Reg. 15- -power to enter and search any premises; power to stop and search any vessel (Coast Guard), vehicle and person.

Reg. 16-power to arrest and detain person(s): TTDF member must have reason to suspect a person(s) is acting or is about to act in a manner prejudicial to public safety and security; use of force must be reasonably and necessary and their shall be no detention of person(s) in excess of 24hrs (extension allowed up to seven (7) days under authority of a Magistrate or Assistant Superintendent).

Reg. 18- any female persons subject to a search must be search by another female TTDF member.

Reg. 21 - imposes an obligation on drivers of any motor vehicle to stop when instructed to do so by a TTDF member.

4. Which rights of citizens are normally affected during a state of emergency?

All derogable rights and freedoms enshrined under Sections 4 and 5 of the Trinidad and Tobago Constitution such as the freedom of movement and freedom of association and assembly under S. 4(g) and (j) are curtailed and /or suspended in a material respect.

5. Do the powers bestowed upon the military supersede that of the police during a state of emergency?

The powers vested in members of the Trinidad and Tobago Defence Force is subject to the powers which is been delegated by the President to the Commissioner of Police under Regulation 4 of the Emergency Powers Regulations 2011. The Chief of Defence Staff is acting based on a request for assistance from the Commissioner of Police under Regulation 22(1).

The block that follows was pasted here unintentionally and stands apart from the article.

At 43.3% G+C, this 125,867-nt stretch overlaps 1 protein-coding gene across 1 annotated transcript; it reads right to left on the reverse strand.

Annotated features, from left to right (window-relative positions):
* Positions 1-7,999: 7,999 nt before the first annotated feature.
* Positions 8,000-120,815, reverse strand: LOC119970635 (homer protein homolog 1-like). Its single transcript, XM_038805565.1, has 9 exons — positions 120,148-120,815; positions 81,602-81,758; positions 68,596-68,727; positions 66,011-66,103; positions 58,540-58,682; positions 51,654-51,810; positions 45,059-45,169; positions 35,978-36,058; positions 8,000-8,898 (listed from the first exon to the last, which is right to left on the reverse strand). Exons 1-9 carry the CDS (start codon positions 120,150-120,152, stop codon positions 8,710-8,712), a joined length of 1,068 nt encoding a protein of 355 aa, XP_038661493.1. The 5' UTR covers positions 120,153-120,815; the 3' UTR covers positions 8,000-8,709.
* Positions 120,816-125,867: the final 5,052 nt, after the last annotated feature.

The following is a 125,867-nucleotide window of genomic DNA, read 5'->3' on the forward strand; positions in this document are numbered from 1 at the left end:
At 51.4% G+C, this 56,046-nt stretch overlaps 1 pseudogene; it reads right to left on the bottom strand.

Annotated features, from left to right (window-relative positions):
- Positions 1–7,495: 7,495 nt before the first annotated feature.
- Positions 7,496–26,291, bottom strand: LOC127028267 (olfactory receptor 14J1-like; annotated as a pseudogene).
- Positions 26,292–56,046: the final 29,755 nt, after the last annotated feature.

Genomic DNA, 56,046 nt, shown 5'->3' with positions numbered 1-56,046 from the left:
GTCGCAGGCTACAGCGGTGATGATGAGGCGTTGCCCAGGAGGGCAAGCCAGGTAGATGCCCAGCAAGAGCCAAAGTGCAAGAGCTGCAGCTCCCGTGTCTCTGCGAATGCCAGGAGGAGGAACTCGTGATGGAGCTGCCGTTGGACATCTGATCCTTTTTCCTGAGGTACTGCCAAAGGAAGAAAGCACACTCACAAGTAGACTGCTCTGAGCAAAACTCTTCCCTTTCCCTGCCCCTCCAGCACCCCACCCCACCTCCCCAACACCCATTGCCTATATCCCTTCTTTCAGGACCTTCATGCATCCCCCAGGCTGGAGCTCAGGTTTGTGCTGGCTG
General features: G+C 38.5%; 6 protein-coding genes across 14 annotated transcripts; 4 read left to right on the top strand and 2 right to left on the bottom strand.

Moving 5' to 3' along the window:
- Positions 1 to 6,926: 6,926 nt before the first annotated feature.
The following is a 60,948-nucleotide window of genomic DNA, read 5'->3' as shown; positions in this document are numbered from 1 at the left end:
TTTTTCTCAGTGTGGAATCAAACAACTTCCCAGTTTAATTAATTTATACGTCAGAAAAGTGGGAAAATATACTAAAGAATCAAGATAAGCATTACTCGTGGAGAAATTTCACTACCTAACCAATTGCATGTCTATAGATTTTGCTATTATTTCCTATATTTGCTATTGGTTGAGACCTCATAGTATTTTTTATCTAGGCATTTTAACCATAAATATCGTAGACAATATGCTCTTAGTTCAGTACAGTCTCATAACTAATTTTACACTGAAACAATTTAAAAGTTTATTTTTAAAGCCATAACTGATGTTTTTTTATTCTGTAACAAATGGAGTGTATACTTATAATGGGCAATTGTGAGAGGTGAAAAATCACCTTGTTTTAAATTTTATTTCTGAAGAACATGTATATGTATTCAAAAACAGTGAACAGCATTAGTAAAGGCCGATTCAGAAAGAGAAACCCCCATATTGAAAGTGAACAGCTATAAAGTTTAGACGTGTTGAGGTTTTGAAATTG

6. What mechanisms are in place to treat with any allegations of misconduct or breaches of the powers that the members of the Defence Force now possess? The Trinidad and Tobago Defence Force has a robust two (2) tier system of military justice which is provided for under the Defence Act Chapter 14:01 Laws of the Republic of Trinidad and Tobago. Tier 1 provides Summary mechanisms deals with less serious of minor breaches of service discipline which is normally adjudicated over by an Officer in Command (OC) or a Commanding Officer (CO) both of whom exercise jurisdiction similar to that of a Magistrate in the Magistrates' Courts. The main aim of the disciplinary process in Tier 1 is to expeditious treat with the offender and returns him/her to his respective Unit in order to not disrupt the Operational Effectiveness of that Unit. Tier 2 provides for trial by Court-Martial which resembles the High Court Criminal Court. Access to this Tier is based on an election by the alleged offender or based on a recommendation by the Commanding Officer based on the serious nature of the offence. At Tier 2 the offender is entitled to have a Defending Officer as well as his own civilian Legal Counsel at the trial which is adjudicated over by a civilian Judge Advocate and the members will normally comprise Commissioned Officers. The punishment imposed is quite severe and can result in discharge and/or imprisonment. The Military Justice System at Tier 2 allows for the exercise jurisdiction over any person subject to military law who commits a civil offence under Section 78 of the Defence Act Chapter 14:01.

For the period March 2010 to July 2011 a total of seven (7) service personnel were prosecuted by Court-martial.

7. How can members of the public assist the Police and the Defence Force during this state of emergency? Through your commitment, co-operation and compliance with all the lawful directions of all members of the Trinidad and Tobago Defence Force. Through the exercise of vigilance and due diligence in the conduct of routine activities. Through your love for your country. Through the dissemination of any useful information to the Civil and Military Affairs hot line numbers 634-3221 or 634-4554.